There is more good news for our nutrition programs. During the National Extension Association of Family and Consumer Sciences (NEAFCS) Virtual Annual Session team members were recognized for their outstanding contributions. Deepa Srivastava, and UCCE Tulare-Kings Nutrition Education Team placed second in the Western Region SNAP-ED/EFNEP award. This on the heels of a win last year! Mary and her CalFresh Healthy Living, UC Team in Alameda County are the 3rd Place Regional winner of the Community Partnership award. And, Mary Blackburn received the NEAFCS Hall of Fame Award! I've had to keep that one quiet for about a month now, but am so pleased to share the news! Congratulations to all! And, thanks to Katie for sharing the news!
Speaking of the UCCE Tulare office, they have quite the sense of humor. Take a look at their door sign. No doubt some are better able to estimate the length of a Holstein cow. Perhaps social distancing won't last long enough for all to learn that measure. It's hard to tell. Who would have guessed back in March that seasonal face coverings would be a fashion trend? Just to stay in practice for pre-COVID behaviors, I put on grown up clothes and sat in my real office today, downloading computer updates and grabbing some items to make life a bit easier in the garage. It was nice to be in the office for a brief visit before putting my face covering back on and moving into the rest of the day.
Glenda shared that she's been hearing great things about one of our 4-H projects focused on getting rural communities to fill out the census (https://ucanr.edu/sites/census/). “They've received kudos from county supervisors, farm bureau leaders and many others who saw the materials and really appreciated the help to make sure their communities were counted. This is a great 4-H civic engagement project”!! Let's hope everyone turns out to vote in November, too!
Strategic planning work is winding down, both for UC ANR as a whole and for the RECs. Last week the ANR planning team met to review and incorporate feedback from the August webinars. I have already finished my homework! Later this week the REC planning team meets and I am hoping to pass any homework assignments on to others. I will miss the Town Hall this week, but hope there is strong attendance to hear about all the great things Ricardo and his team are doing to celebrate Hispanic Heritage Month.
I have almost completed my assignments for a national conference to be held next week so perhaps the weekend can focus on yard work. I think weed growth may be slowing a bit.
The widespread evacuations and associated air quality have certainly added to already challenging times. I know many across the state have ‘go bags' ready and are anxious about what every hour brings. Others have had to evacuate. And some of our UC ANR family have suffered significant losses. Fortunately, some had a brief, but welcomed, rain Sunday night/early Monday morning. In my part of the state, the rain arrived Monday night. This unusual August event brings me great hope!
Members of UC ANR have actively engaged in assisting those negatively impacted by the fires. JoLynn Miller (@JoLynn_Miller) has been busy volunteering with a non-profit in response to the fires. She's been picking up donkeys, chickens, pigs, and alpacas and finding temporary homes for them. Thanks, JoLynn! Scott Stephens was on KQED talking about the need for a fire extension program statewide. Yana, Scott, and Lenya have been working hard to secure new resources to do exactly that - expand the network of UC ANR fire resources that are desperately needed. Let's all send good thoughts to them for their success.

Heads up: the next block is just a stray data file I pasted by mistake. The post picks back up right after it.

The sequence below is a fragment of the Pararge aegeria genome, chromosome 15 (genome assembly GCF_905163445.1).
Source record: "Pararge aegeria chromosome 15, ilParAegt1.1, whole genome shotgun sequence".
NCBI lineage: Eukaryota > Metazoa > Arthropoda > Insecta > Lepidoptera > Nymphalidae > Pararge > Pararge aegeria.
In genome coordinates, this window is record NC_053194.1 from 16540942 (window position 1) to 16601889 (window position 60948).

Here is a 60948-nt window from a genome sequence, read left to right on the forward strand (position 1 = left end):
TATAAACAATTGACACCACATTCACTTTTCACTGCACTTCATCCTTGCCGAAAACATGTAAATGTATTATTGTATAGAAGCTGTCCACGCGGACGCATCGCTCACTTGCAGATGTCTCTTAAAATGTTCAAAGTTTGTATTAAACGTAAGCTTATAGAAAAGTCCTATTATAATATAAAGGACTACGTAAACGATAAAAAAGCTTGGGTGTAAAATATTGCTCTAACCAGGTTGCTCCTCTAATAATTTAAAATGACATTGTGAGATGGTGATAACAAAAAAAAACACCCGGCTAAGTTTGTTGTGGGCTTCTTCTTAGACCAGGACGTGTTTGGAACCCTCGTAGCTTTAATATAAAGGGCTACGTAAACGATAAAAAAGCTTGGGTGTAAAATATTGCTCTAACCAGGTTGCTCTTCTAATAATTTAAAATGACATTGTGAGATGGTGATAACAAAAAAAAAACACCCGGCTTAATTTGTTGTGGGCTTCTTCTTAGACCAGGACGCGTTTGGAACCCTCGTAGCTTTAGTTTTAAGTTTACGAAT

In the good news department, it sounds like Kamal has secured an increase in CalFresh support for programming in Los Angeles and Sacramento Counties! Kamal's near $1M success will make a huge difference for families in those counties. Congratulations to Kamal and the entire nutrition program!
The Department of Pesticide Regulation has made research awards to three UC researchers, including Mark Hoddle and David Haviland, whose research teams were each awarded $500,000 to study chlorpyrifos alternatives. Excellent work, and good luck carrying out the research objectives. Let's hope the researchers identify sound chlorpyrifos alternatives!
Mark Bell found and shared this article that outlines the history of the Cooperative Extension System (CES) and the modern-day relevance of CES in meeting community needs, noting the method of distribution for federal funds among states. An interesting read if you aren't familiar with the CES background.
I read an interesting article in Nature that has me thinking about what we can do to ensure that those across UC ANR who conduct our essential work, feel safe doing so. We want to do all that we can to encourage science and Extension as career options for youth. I suspect the article triggered, in part, other thoughts.
As I watched the ash floating in my pool, just shortly after the filter had ceased its morning cycle, I realized that I am angry. My anger stems from the COVID environment that has me homebound for months, unable to travel and see our programs in action, watching the impact of limited socialization on others, all while some have no concern about the risks they impose. Compounding the quarantine is the election circus, coupled with law enforcement behavior that ceases to learn any lessons, the long-run economic impact of the pandemic and the toll that will take on getting our important work out to those who need it most, and now the fires. I don't know anyone who has tested positive for COVID, lost their job due to the pandemic, or lost their home due to the recent fires. I can go for a walk without worry that my skin color puts me in danger. Yet, I want to scream, "Give us a break!" When I boil it down, the anger is due to helplessness, that I cannot 'fix it' for those who check any of the boxes for the conditions I outlined above. I can't even imagine how difficult life is right now for so many, many people and I feel for all. The situation weighs heavily, even on those who are not directly impacted.